Dear Shelly

By on March 6, 2003

Dear Shelly,

Recently, the object of my affection has been struggling. I find that he is frequently partying or just having a drink with the guys, but most times it gets out of hand. I’ll meet up with him later on that night and he is just embarrassing. Not only is he stumbling and slurring his speech, but many times he is obnoxiously loud and rude to people that do not deserve his verbal abuse. It seems like his banter is either discriminatory or is offensive to me with perverted overtones. What can I actually do, especially if he does not remember anything the next morning?

Embarrassed on Elm St

Dear Embarrassed,

What you need is some sort of eye-opening intervention. There is a great chance that if you recall his appalling acts and tell him why it bothers you, he might just realize that his disgraceful behavior is not only not funny, but humiliating to you and for himself. He may truly be apologetic and maybe he will be more conscious of his drunken behavior next time.

The issue seems to be that he makes you very uncomfortable at these moments when he is under the influence. My impression is that you do not share some of his opinions, especially on sensitive issues such as racial discrimination, and such remarks should not be tolerated.

The foremost of your concerns should be his perverted innuendos towards you. Whether the boy is intoxicated or not, do not just brush off the discomfort of verbal or emotional abuse. Other innocent bystanders are not deserving of these ludicrous remarks. If he cares for you at all, he would respect you more than that.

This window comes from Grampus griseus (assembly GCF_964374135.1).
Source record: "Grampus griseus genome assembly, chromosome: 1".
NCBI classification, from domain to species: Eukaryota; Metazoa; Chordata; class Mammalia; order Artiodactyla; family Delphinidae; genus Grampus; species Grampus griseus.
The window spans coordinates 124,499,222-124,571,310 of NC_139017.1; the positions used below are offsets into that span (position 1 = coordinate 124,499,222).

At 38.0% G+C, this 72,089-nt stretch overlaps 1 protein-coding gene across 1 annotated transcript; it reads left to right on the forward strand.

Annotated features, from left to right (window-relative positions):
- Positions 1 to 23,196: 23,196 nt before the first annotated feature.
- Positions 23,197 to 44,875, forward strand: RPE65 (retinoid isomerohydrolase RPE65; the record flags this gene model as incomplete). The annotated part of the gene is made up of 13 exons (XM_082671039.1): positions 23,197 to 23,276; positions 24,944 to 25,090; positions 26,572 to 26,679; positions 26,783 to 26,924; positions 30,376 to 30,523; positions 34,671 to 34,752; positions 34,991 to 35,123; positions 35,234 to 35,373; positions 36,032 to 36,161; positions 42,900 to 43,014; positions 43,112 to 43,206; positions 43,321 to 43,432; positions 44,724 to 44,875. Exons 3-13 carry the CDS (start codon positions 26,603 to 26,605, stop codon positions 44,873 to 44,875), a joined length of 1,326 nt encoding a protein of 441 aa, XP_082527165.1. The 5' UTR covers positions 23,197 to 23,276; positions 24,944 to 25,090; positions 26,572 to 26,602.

I am sure that this man has some redeeming qualities that you adore. You might be convinced that by day or by sobriety he is an amazing individual and is only a problem when he drinks.

His personality may alter but it comes from one being. Though you may not want to blame him, but use his drinking as the scapegoat, his performance is all up to displaying some self- control, or lack thereof.

If other destructive behaviors also frequently occur, it would not be out of place to look for warning signs of alcoholism. Your partner might need more than just your help; He may need professional care.

Not being in this situation, I cannot give you direct advice in what your next move should be with the progression of the relationship. From the sound of things, you deserve far better. But the strength of the relationship may determine your action.

You may be the type that wants to heal the world, but keep in mind that your happiness should not be at the expense of another.

It may be hard to leave, but it will be much harder to stay in the long run. Either way, don’t be hesitant to take the first step and call him on his unmanageable behavior.

Best of Luck,


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